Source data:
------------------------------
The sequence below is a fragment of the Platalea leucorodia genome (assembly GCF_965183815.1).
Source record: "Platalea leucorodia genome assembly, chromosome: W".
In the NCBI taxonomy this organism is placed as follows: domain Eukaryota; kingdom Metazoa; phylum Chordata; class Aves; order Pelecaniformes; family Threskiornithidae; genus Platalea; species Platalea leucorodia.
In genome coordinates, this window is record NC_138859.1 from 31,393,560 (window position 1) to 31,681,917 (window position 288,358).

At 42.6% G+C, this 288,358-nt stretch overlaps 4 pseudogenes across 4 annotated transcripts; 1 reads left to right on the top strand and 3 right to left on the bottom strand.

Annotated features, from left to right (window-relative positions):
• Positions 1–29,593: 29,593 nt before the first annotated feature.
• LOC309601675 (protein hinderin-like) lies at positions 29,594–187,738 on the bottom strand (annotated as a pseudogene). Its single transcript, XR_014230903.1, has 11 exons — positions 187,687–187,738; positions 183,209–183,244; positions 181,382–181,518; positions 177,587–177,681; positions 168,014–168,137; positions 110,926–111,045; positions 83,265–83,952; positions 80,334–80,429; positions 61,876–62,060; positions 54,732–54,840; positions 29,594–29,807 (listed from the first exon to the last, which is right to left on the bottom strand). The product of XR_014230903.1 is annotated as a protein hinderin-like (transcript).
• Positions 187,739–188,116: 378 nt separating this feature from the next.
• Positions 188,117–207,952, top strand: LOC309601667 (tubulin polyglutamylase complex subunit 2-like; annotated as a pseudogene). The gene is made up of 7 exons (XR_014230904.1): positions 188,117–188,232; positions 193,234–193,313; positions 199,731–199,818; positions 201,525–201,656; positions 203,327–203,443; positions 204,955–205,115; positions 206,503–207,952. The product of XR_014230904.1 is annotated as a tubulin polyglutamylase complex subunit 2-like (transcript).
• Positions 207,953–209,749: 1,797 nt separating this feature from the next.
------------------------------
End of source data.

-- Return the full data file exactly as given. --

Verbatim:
The sequence below is a fragment of the Platalea leucorodia genome (assembly GCF_965183815.1).
Source record: "Platalea leucorodia genome assembly, chromosome: W".
In the NCBI taxonomy this organism is placed as follows: domain Eukaryota; kingdom Metazoa; phylum Chordata; class Aves; order Pelecaniformes; family Threskiornithidae; genus Platalea; species Platalea leucorodia.
In genome coordinates, this window is record NC_138859.1 from 31,393,560 (window position 1) to 31,681,917 (window position 288,358).

At 42.6% G+C, this 288,358-nt stretch overlaps 4 pseudogenes across 4 annotated transcripts; 1 reads left to right on the top strand and 3 right to left on the bottom strand.

Annotated features, from left to right (window-relative positions):
• Positions 1–29,593: 29,593 nt before the first annotated feature.
• LOC309601675 (protein hinderin-like) lies at positions 29,594–187,738 on the bottom strand (annotated as a pseudogene). Its single transcript, XR_014230903.1, has 11 exons — positions 187,687–187,738; positions 183,209–183,244; positions 181,382–181,518; positions 177,587–177,681; positions 168,014–168,137; positions 110,926–111,045; positions 83,265–83,952; positions 80,334–80,429; positions 61,876–62,060; positions 54,732–54,840; positions 29,594–29,807 (listed from the first exon to the last, which is right to left on the bottom strand). The product of XR_014230903.1 is annotated as a protein hinderin-like (transcript).
• Positions 187,739–188,116: 378 nt separating this feature from the next.
• Positions 188,117–207,952, top strand: LOC309601667 (tubulin polyglutamylase complex subunit 2-like; annotated as a pseudogene). The gene is made up of 7 exons (XR_014230904.1): positions 188,117–188,232; positions 193,234–193,313; positions 199,731–199,818; positions 201,525–201,656; positions 203,327–203,443; positions 204,955–205,115; positions 206,503–207,952. The product of XR_014230904.1 is annotated as a tubulin polyglutamylase complex subunit 2-like (transcript).
• Positions 207,953–209,749: 1,797 nt separating this feature from the next.